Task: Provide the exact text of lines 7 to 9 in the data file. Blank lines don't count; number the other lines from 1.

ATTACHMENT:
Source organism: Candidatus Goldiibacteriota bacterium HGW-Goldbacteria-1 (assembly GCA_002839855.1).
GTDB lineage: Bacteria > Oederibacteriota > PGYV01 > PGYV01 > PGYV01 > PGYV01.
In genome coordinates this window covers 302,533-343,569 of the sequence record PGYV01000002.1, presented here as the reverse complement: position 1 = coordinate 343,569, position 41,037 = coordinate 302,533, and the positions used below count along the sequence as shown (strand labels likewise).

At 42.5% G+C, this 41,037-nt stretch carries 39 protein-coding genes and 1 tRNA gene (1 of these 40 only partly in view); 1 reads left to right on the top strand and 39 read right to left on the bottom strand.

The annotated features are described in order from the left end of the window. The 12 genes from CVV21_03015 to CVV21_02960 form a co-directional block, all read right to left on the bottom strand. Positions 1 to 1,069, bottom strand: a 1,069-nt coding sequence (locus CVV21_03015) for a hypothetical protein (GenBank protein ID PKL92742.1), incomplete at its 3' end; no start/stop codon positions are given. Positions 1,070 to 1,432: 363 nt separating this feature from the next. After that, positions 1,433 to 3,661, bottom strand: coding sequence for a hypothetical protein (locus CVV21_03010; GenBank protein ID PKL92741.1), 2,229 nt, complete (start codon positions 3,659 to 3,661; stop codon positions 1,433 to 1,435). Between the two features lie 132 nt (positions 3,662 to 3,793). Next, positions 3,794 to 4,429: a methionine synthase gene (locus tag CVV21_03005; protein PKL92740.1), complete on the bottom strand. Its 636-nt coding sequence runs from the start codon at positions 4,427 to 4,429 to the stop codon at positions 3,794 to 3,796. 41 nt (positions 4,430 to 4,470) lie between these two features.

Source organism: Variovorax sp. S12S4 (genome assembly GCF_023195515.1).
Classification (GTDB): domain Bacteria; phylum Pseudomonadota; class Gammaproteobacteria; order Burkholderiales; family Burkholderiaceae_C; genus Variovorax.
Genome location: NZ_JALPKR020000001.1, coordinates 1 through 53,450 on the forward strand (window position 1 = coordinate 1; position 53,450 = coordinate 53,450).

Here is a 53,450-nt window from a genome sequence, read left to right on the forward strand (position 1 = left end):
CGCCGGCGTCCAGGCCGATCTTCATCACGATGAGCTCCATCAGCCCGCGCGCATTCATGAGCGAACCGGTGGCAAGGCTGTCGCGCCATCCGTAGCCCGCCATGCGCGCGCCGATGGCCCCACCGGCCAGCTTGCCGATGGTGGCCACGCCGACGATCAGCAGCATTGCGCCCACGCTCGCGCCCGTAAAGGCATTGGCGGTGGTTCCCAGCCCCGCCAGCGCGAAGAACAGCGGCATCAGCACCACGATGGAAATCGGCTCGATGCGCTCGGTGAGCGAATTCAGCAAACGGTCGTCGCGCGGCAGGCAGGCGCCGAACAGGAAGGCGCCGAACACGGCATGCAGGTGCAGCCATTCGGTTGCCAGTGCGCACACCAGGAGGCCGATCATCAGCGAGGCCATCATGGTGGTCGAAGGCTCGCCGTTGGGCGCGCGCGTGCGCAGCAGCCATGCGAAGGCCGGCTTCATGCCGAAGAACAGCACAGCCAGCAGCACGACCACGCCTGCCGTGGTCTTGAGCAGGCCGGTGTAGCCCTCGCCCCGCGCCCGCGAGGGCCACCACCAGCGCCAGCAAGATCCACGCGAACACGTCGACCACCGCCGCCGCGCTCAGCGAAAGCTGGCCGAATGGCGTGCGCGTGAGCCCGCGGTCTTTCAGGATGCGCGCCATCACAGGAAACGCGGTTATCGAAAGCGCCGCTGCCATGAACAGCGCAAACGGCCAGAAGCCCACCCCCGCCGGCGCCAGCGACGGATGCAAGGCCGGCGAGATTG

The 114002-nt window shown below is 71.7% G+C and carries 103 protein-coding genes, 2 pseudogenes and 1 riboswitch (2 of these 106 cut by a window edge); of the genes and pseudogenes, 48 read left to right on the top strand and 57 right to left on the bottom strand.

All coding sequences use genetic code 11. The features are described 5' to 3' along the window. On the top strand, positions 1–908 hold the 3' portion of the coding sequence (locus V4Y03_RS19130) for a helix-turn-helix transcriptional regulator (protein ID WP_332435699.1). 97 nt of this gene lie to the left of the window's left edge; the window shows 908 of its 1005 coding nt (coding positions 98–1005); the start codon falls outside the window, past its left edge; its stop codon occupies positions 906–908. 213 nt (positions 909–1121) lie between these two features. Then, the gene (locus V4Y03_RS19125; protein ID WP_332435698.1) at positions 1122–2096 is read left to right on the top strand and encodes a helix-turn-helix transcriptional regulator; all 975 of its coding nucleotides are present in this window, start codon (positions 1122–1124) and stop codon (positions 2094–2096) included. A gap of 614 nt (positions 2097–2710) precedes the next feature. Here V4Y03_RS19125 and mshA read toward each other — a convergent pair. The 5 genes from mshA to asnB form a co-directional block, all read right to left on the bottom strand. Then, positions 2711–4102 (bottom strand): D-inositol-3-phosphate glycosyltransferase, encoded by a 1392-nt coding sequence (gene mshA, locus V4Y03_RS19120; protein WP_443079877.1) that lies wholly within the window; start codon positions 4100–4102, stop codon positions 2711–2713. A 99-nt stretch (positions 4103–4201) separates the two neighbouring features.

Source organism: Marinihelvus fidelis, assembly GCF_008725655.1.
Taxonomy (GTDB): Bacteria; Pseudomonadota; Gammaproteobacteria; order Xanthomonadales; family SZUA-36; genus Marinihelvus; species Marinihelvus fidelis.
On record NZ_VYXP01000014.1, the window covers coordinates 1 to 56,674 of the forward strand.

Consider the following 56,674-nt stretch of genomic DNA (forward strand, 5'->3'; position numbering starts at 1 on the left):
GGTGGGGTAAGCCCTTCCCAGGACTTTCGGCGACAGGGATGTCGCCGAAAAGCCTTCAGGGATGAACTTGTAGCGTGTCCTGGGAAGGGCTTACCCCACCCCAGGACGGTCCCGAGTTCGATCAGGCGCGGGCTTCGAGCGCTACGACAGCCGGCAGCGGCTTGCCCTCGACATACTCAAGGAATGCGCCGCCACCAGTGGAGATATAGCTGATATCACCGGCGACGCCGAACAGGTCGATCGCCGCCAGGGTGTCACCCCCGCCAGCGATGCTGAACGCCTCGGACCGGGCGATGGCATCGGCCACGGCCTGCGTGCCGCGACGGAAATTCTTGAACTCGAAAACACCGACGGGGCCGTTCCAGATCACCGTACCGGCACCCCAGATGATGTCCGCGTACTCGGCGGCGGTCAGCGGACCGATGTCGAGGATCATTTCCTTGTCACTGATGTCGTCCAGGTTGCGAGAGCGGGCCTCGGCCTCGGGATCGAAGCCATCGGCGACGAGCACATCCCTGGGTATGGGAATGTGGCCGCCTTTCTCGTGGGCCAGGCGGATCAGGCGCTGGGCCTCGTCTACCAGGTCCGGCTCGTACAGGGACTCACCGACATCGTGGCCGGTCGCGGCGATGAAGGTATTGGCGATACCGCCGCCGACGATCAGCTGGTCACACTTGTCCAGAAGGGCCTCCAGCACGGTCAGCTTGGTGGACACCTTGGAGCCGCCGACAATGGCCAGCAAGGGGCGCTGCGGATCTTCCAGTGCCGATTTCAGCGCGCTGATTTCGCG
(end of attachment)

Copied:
Classification (GTDB): domain Bacteria; phylum Pseudomonadota; class Gammaproteobacteria; order Burkholderiales; family Burkholderiaceae_C; genus Variovorax.
Genome location: NZ_JALPKR020000001.1, coordinates 1 through 53,450 on the forward strand (window position 1 = coordinate 1; position 53,450 = coordinate 53,450).

Here is a 53,450-nt window from a genome sequence, read left to right on the forward strand (position 1 = left end):